The Grammar of the Archaeological Record
11 Principles of stratigraphic analysis


Giorgio Buccellati – August 2009

The term “stratigraphy” is ubiquitous in archaeological discourse, but the concept is not generally as rigorously defined as one might wish. In a loose sense, it is often used to refer to a variety of concrete field situations where different elements overlay or intersect each other. At its simplest, one thinks of layers that are horizontally placed one on top of the other, and a layer cake is the most commonly used metaphor for this situation. In point of fact, the situation is generally more complex, and, even more importantly, one must more sharply differentiate the two constitutive and very different aspects of stratigraphy, emplacement and deposition.

These two aspects interact with each other as, respectively, the static and the dynamic moments of one and the same situation. Emplacement is static in that it refers to the collocation of things in the ground. Deposition is dynamic in that it refers to the process whereby such collocation has come into existence.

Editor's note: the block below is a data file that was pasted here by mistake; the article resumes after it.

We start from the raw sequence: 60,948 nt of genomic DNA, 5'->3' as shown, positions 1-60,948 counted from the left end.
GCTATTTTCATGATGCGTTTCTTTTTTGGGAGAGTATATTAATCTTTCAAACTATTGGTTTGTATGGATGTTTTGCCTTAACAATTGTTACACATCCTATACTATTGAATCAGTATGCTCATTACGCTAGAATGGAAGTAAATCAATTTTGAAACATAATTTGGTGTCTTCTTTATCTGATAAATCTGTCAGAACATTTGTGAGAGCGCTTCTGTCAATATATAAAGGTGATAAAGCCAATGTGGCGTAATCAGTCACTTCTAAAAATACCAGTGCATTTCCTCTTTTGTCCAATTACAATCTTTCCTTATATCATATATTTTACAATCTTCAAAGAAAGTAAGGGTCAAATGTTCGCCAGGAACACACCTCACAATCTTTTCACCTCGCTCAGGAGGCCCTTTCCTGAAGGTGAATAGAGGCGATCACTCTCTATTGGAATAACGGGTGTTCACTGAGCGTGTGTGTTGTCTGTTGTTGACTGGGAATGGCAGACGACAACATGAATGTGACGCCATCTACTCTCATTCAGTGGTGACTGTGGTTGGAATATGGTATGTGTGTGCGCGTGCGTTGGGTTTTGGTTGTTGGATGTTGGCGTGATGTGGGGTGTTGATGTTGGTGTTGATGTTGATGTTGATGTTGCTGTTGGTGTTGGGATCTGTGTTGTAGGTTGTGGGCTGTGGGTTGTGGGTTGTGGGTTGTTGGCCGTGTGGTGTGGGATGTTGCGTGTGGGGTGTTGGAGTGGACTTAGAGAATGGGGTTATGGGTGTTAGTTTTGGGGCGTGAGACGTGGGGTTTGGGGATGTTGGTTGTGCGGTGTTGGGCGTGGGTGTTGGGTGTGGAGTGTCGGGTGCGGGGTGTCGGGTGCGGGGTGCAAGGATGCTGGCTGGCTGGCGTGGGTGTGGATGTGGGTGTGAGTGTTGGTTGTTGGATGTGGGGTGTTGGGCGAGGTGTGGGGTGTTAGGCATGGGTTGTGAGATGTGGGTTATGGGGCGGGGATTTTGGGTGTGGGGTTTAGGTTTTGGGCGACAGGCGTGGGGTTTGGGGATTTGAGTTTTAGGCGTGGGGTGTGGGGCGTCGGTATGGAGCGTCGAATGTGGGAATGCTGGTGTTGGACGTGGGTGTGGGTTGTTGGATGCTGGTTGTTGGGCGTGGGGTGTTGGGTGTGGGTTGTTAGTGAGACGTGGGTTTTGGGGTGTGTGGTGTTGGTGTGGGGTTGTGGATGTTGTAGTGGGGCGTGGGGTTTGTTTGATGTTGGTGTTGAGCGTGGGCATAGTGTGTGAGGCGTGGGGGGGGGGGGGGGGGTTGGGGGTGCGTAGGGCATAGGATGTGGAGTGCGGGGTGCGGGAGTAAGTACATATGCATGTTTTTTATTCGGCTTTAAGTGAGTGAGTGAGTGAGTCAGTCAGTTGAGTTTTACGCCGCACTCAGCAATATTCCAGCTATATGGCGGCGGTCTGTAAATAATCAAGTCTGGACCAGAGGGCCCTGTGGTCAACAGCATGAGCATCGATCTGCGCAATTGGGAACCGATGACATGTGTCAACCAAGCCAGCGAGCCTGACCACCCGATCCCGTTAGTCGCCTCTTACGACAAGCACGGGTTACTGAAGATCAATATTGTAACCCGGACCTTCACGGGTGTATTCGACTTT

Another fundamental aspect pertains to the way in which correlations can be established to an absolute space and time. We can accordingly dimension things as they are placed in measurable volumes (volumetry) or as their reciprocal and cumulative impact establishes a chain of events (sequencing).

The following chart summarizes the relative aspects of emplacement and deposition on the one hand, and of volumetry and sequencing on the other (the numbers refer to the order in which they are treated below):

/ static dynamic
descriptive 1. emplacement: internal characteristics and reciprocal contacts of things as they are in the ground. 3. deposition: inferences about how things have come to be placed where they are.
dimensioning 2. volumetry: metric measurements of things in space. 4. sequencing: relative intervals in time.

A full discussion of the concept of stratigraphy as used in the Urkesh Global Record is found in Chapter 5 of the Grammar (cf. also the companion website CAR). Here, only a few key points are summarized to help understand the presentation of the data.

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